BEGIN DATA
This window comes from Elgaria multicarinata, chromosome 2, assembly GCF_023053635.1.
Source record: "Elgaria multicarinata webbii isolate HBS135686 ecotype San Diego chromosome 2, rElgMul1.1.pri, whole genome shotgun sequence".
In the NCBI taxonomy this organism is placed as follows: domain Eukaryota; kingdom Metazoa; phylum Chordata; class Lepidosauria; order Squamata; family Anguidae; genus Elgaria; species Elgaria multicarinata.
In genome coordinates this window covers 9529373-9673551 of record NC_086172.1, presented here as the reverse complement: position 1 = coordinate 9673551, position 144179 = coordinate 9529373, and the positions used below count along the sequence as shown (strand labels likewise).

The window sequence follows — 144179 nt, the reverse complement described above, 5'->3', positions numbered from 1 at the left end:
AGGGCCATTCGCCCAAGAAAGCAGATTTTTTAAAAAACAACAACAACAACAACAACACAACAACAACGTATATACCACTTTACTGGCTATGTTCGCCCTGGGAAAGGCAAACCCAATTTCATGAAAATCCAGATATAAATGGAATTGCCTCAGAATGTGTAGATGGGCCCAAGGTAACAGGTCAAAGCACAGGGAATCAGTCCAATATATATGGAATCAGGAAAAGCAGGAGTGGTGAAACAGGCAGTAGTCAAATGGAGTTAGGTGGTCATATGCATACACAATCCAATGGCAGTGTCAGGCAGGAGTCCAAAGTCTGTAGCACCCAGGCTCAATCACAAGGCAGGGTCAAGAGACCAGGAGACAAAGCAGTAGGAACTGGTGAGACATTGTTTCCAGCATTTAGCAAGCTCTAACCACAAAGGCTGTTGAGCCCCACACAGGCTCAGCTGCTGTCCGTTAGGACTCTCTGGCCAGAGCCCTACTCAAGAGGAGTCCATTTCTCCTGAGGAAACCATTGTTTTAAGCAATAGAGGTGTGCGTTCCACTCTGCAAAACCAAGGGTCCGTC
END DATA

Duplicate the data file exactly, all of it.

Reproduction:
This window comes from Elgaria multicarinata, chromosome 2, assembly GCF_023053635.1.
Source record: "Elgaria multicarinata webbii isolate HBS135686 ecotype San Diego chromosome 2, rElgMul1.1.pri, whole genome shotgun sequence".
In the NCBI taxonomy this organism is placed as follows: domain Eukaryota; kingdom Metazoa; phylum Chordata; class Lepidosauria; order Squamata; family Anguidae; genus Elgaria; species Elgaria multicarinata.
In genome coordinates this window covers 9529373-9673551 of record NC_086172.1, presented here as the reverse complement: position 1 = coordinate 9673551, position 144179 = coordinate 9529373, and the positions used below count along the sequence as shown (strand labels likewise).

The window sequence follows — 144179 nt, the reverse complement described above, 5'->3', positions numbered from 1 at the left end:
AGGGCCATTCGCCCAAGAAAGCAGATTTTTTAAAAAACAACAACAACAACAACAACACAACAACAACGTATATACCACTTTACTGGCTATGTTCGCCCTGGGAAAGGCAAACCCAATTTCATGAAAATCCAGATATAAATGGAATTGCCTCAGAATGTGTAGATGGGCCCAAGGTAACAGGTCAAAGCACAGGGAATCAGTCCAATATATATGGAATCAGGAAAAGCAGGAGTGGTGAAACAGGCAGTAGTCAAATGGAGTTAGGTGGTCATATGCATACACAATCCAATGGCAGTGTCAGGCAGGAGTCCAAAGTCTGTAGCACCCAGGCTCAATCACAAGGCAGGGTCAAGAGACCAGGAGACAAAGCAGTAGGAACTGGTGAGACATTGTTTCCAGCATTTAGCAAGCTCTAACCACAAAGGCTGTTGAGCCCCACACAGGCTCAGCTGCTGTCCGTTAGGACTCTCTGGCCAGAGCCCTACTCAAGAGGAGTCCATTTCTCCTGAGGAAACCATTGTTTTAAGCAATAGAGGTGTGCGTTCCACTCTGCAAAACCAAGGGTCCGTC